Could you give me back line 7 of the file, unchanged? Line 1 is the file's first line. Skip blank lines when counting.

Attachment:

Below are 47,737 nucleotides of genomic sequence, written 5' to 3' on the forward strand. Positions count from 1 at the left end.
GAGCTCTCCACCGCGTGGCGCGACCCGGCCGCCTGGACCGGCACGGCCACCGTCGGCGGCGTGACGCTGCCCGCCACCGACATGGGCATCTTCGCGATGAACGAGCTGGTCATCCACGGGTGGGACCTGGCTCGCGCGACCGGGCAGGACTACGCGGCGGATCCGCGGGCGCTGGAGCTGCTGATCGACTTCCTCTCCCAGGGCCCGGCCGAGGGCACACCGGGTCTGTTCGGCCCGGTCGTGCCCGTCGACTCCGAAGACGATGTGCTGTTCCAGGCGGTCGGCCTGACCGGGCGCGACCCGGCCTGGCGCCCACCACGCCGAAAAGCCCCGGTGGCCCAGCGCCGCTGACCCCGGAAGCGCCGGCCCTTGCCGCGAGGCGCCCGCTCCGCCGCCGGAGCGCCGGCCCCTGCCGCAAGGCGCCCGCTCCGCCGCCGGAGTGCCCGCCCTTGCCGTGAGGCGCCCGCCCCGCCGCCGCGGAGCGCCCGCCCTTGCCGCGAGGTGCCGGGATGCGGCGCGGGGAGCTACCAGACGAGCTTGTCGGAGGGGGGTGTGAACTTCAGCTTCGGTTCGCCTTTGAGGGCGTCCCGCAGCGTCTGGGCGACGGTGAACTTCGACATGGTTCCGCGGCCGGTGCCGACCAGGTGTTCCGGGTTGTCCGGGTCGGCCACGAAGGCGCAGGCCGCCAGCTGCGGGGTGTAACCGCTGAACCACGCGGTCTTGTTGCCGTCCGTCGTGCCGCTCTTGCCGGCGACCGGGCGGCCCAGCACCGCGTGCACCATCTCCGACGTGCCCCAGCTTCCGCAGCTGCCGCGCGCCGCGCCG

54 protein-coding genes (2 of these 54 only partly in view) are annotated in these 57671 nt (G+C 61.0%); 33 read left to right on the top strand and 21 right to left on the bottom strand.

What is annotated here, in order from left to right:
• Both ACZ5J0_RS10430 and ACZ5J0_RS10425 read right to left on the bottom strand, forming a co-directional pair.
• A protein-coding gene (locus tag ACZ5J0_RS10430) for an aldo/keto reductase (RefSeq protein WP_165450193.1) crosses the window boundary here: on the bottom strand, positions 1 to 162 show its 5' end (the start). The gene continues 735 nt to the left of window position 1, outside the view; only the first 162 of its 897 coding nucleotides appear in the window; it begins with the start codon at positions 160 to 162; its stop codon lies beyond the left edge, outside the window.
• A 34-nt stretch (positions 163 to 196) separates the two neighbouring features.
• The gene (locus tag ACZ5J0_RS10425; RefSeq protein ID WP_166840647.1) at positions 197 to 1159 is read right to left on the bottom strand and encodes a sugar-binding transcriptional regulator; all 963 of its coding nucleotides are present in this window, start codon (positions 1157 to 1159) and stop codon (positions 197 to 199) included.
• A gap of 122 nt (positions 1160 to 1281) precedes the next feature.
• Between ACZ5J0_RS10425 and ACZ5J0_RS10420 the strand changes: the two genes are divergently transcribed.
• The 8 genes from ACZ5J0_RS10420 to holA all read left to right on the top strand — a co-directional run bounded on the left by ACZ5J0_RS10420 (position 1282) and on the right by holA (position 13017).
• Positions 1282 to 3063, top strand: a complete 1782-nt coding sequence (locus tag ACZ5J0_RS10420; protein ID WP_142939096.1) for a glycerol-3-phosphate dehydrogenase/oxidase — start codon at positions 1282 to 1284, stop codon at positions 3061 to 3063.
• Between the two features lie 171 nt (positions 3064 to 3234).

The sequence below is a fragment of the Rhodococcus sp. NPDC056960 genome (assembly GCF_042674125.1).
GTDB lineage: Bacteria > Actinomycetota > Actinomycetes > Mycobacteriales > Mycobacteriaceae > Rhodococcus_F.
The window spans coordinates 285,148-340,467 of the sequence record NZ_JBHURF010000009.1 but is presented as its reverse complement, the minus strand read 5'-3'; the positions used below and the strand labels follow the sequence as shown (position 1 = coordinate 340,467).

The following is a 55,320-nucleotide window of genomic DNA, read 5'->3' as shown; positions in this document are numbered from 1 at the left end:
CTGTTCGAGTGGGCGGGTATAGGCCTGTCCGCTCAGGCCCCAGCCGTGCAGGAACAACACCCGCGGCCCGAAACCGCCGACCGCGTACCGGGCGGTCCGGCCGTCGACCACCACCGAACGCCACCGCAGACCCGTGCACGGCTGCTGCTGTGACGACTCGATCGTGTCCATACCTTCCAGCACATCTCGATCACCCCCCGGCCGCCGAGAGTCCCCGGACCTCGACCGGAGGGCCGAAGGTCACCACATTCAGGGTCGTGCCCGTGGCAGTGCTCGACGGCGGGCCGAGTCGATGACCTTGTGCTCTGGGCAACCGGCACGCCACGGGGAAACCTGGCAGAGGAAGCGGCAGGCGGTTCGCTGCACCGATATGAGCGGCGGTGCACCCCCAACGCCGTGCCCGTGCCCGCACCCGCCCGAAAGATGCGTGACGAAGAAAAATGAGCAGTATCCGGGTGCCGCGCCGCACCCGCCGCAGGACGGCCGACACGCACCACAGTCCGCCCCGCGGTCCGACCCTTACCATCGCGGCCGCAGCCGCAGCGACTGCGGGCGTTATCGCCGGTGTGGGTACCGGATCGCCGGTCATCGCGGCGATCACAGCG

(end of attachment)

• A 34-nt stretch (positions 163 to 196) separates the two neighbouring features.